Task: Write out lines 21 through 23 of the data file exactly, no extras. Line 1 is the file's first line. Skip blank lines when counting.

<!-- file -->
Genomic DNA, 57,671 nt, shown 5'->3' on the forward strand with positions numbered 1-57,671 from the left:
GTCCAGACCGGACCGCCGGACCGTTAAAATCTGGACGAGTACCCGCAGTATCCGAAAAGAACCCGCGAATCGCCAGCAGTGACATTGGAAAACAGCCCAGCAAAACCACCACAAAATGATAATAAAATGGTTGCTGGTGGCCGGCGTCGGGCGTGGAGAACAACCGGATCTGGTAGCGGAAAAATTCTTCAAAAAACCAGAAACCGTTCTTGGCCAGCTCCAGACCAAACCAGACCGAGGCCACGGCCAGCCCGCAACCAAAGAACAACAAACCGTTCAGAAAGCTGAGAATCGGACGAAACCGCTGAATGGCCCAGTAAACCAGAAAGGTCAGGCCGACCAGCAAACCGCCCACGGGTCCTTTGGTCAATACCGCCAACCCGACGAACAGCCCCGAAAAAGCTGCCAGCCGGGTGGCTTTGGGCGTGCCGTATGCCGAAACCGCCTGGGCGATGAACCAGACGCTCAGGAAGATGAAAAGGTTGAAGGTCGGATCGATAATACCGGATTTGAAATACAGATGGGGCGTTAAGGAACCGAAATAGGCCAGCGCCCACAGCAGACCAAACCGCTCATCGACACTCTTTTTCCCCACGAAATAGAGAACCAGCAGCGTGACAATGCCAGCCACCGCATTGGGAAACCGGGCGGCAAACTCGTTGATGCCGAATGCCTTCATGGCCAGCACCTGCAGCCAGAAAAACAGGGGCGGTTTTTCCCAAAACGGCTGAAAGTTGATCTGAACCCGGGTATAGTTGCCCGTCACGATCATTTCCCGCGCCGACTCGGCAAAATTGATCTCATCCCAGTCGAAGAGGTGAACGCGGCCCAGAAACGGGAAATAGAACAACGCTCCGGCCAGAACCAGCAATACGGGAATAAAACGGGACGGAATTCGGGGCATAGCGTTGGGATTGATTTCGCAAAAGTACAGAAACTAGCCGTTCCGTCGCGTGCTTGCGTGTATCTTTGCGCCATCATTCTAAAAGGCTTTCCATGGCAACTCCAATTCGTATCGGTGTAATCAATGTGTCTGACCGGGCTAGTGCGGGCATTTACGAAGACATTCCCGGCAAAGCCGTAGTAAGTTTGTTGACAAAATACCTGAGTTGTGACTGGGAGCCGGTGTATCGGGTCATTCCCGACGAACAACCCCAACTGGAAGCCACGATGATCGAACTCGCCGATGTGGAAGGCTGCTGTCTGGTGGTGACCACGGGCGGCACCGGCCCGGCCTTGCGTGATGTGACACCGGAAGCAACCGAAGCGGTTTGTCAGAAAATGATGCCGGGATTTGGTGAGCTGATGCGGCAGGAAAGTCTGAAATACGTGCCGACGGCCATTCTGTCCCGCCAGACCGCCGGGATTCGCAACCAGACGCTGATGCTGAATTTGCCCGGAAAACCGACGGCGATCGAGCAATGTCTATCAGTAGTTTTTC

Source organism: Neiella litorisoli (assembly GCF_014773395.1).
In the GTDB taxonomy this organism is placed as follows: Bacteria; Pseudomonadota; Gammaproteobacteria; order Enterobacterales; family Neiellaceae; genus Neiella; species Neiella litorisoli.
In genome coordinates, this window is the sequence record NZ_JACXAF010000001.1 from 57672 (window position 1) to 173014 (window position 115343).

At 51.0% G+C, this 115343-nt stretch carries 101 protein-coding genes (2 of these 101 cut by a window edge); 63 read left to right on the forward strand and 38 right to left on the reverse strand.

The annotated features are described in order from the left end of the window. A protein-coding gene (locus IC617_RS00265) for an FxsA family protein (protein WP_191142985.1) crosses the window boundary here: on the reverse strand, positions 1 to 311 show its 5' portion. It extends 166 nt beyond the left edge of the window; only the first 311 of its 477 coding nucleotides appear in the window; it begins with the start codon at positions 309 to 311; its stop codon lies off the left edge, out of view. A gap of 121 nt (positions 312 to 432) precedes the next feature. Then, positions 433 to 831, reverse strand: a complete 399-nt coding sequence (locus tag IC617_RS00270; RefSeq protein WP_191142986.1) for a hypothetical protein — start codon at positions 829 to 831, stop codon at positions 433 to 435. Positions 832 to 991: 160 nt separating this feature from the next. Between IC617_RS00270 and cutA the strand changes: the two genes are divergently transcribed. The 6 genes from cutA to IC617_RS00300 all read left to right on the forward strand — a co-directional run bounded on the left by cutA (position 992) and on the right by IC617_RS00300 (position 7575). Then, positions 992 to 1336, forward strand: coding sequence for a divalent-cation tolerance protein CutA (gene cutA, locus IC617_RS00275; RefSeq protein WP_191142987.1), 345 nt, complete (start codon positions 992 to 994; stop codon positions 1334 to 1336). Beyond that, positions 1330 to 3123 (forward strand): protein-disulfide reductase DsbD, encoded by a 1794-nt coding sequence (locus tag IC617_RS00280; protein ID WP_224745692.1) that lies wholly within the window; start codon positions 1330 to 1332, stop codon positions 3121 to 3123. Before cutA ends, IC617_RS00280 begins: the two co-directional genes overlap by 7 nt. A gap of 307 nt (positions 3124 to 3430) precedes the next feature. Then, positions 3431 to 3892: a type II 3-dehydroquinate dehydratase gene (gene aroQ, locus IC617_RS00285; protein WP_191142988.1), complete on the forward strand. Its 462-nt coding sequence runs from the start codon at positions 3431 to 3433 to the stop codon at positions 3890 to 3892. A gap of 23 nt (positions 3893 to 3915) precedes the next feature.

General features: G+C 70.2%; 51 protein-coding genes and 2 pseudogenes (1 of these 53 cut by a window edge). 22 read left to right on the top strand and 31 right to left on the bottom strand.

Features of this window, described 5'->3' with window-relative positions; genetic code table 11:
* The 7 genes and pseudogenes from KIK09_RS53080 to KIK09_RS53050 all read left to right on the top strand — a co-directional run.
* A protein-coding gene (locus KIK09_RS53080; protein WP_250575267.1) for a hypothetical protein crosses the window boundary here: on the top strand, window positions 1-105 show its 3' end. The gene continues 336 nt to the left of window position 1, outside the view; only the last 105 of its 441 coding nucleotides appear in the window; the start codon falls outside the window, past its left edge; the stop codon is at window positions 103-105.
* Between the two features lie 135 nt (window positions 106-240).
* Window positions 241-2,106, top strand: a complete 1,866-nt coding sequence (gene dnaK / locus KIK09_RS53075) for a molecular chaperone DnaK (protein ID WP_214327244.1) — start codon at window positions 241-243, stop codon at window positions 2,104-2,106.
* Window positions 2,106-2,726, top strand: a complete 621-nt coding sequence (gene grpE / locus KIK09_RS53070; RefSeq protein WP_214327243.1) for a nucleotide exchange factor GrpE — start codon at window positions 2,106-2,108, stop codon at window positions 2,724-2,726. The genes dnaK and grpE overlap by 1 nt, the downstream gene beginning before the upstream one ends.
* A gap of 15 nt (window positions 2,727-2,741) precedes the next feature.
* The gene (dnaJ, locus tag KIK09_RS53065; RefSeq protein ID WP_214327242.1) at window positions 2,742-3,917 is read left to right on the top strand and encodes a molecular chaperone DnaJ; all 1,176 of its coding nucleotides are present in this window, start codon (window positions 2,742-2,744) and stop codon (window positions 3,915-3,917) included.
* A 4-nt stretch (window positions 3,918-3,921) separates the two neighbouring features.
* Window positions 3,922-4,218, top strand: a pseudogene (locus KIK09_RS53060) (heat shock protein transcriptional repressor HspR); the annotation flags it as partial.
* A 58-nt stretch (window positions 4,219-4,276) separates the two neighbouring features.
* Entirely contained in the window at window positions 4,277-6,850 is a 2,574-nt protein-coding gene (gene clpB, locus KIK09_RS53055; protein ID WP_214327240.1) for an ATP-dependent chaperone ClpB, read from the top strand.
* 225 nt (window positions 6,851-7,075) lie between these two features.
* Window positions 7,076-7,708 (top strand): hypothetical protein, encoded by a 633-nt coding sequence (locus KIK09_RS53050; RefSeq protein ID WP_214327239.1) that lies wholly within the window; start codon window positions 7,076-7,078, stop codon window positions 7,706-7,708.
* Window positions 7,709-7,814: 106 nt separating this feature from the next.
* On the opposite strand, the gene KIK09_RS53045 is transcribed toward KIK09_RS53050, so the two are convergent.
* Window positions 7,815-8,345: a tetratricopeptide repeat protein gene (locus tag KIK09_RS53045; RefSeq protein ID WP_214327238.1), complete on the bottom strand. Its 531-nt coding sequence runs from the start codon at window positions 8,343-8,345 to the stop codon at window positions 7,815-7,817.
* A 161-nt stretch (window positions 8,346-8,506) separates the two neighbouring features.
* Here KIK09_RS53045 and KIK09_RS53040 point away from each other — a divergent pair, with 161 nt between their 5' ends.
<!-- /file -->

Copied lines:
* 225 nt (window positions 6,851-7,075) lie between these two features.
* Window positions 7,076-7,708 (top strand): hypothetical protein, encoded by a 633-nt coding sequence (locus KIK09_RS53050; RefSeq protein ID WP_214327239.1) that lies wholly within the window; start codon window positions 7,076-7,078, stop codon window positions 7,706-7,708.
* Window positions 7,709-7,814: 106 nt separating this feature from the next.